Put the youngsters in charge. How does reverse mentoring work in practice? (Part II)

When managers learn from young colleagues in the process known as reverse mentoring, this changes quite a few things. Firstly, of course, the ability to use social media tools in practice. Yet it also changes people’s view of the company, its young employees and the target group of the future. Robert Bosch GmbH also practices this form of continuing professional development in the area of digitalisation. We asked a tandem how it worked for them.

Put the youngsters in charge. How old and young alike learn from one another in the digital company (part I)
Don't miss part I of the story: Put the youngsters in charge. How old and young alike learn from one another in the digital company (part I)

Portrait

Benedikt Elser, Mentor
• Corporate communication consultant, Schwäbisch Gmünd
• 27 years old
• At Bosch since 2015

Jörg Stätter, Mentee
• Head of logistics, Schwäbisch Gmünd
• 57 years old
• At Bosch since 2008

The reverse mentoring programme was launched at Robert Bosch GmbH in 2012 – parallel to the launch of the social network platform Bosch Connect, which is based on IBM Connections. The managing directors Dr Markus Heyn and Christoph Kübel were among the first mentees. Following a pilot phase at the head office, the programme was passed onto the human resources departments all over the world. Since then, more than 600 teams have taken advantage of the programme. Reverse mentoring started out as an official continuing professional development measure and represents part of the leadership seminars for managers at Bosch.

A logistics manager and a career starter from the communication department – how did you get together as a reverse mentoring tandem? Did you know one another beforehand?

Jörg Stätter: I discovered the programme on the intranet and thought it was important to quickly learn more about Bosch Connect, Facebook and other digital tools to enable me to work with them in future. We have only been a purely Bosch company since 2015. I wanted a route into the digital working methods that are now used as standard at Bosch all over the world, which is why I applied immediately. I didn’t know my mentor beforehand.

Benedikt Elser: The programme was overseen by my department and I immediately put my name down to be a mentor. A questionnaire had to be completed as part of the application process, with questions such as what would you like to learn? What are you interested in? What can you do? In what areas do you have particular knowledge? The reverse mentoring manager in the HR department then evaluated the answers and assembled the teams on the basis of this information. Care was taken to ensure that the functions and departments resulted in a productive mix so that both sides could learn something new. Of course I knew our logistics manager, but not personally.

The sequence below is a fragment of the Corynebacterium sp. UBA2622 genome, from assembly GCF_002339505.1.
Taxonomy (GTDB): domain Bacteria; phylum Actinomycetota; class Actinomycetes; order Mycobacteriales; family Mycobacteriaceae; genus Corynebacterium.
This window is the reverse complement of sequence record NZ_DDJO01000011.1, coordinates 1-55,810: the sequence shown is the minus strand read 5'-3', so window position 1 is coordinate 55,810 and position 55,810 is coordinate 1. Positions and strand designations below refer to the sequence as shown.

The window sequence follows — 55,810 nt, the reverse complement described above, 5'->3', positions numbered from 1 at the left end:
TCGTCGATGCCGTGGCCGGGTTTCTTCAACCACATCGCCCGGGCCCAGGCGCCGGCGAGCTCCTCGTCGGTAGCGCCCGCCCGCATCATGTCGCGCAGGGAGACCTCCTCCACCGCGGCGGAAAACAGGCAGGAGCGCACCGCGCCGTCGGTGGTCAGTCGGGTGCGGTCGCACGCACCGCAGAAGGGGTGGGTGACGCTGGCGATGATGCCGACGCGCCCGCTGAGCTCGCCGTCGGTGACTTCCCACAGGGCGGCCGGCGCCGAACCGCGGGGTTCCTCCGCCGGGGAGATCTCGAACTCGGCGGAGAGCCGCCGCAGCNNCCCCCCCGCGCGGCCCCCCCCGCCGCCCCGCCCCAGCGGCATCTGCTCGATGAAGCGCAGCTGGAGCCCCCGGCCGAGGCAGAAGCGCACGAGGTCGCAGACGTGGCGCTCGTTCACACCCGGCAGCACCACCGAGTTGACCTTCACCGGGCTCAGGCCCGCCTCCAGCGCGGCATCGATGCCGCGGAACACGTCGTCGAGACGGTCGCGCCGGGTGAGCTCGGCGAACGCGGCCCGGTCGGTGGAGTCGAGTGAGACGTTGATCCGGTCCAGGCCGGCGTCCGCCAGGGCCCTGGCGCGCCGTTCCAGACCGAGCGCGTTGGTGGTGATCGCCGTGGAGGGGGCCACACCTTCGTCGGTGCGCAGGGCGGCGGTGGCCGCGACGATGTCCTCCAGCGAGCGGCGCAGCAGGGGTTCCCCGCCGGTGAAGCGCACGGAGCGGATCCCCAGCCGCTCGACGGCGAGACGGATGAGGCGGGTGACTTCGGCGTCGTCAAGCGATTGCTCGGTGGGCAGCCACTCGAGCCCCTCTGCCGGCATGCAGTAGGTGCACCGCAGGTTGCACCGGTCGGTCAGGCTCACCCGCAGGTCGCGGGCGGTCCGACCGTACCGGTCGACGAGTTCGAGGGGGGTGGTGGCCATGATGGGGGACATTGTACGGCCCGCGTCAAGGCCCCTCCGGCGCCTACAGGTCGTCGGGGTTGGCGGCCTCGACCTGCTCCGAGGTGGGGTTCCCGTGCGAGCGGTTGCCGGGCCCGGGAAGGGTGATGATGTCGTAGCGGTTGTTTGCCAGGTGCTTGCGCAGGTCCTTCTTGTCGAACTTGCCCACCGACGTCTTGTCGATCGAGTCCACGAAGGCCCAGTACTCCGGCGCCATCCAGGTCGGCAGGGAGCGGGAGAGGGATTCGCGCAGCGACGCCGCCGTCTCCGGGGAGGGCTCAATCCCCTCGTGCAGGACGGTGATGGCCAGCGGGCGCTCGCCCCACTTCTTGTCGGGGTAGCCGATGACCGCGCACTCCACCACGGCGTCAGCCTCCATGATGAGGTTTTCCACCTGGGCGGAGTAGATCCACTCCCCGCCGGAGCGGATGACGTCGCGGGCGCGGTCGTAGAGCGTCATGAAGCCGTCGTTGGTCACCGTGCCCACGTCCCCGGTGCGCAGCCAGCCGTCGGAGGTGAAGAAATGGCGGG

How did you organise yourselves as a team? How did the reverse mentoring work for you?

Benedikt Elser: The programme sets out a framework: ten sessions should be held within the space of six months. All of the active mentors meet halfway through the period to share their experiences and outcomes. Mr Stätter and I met for the first time at the beginning of 2017 and officially for the last time in October, although our dialogue is ongoing. We meet up if we have any questions or chat briefly on the phone.

Jörg Stätter: We introduced ourselves, chatted and got to know one other at the first meeting. We found out who did what and what we were interested in. Then we made a list of keywords, looked at our diaries and set some dates. It was good that Mr Elser was able to work around my appointments, sometimes even at short notice. Depending on the subject and time available, we sat together in my office for one or two hours.

Bosch mentee: I think that this idea of passing on knowledge in compact form can be developed even further. #ReverseMentoring #jobwizards http://bit.ly/2oK0FYV

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What kind of rules were laid down for the colloboration?

Benedikt Elser: The number one rule stated that the mentor should never pick up the mouse or use the keyboard. We looked at the Bosch social networking platform during our first meeting and later on we then created a Facebook account and went through data protection, privacy, sources and functions.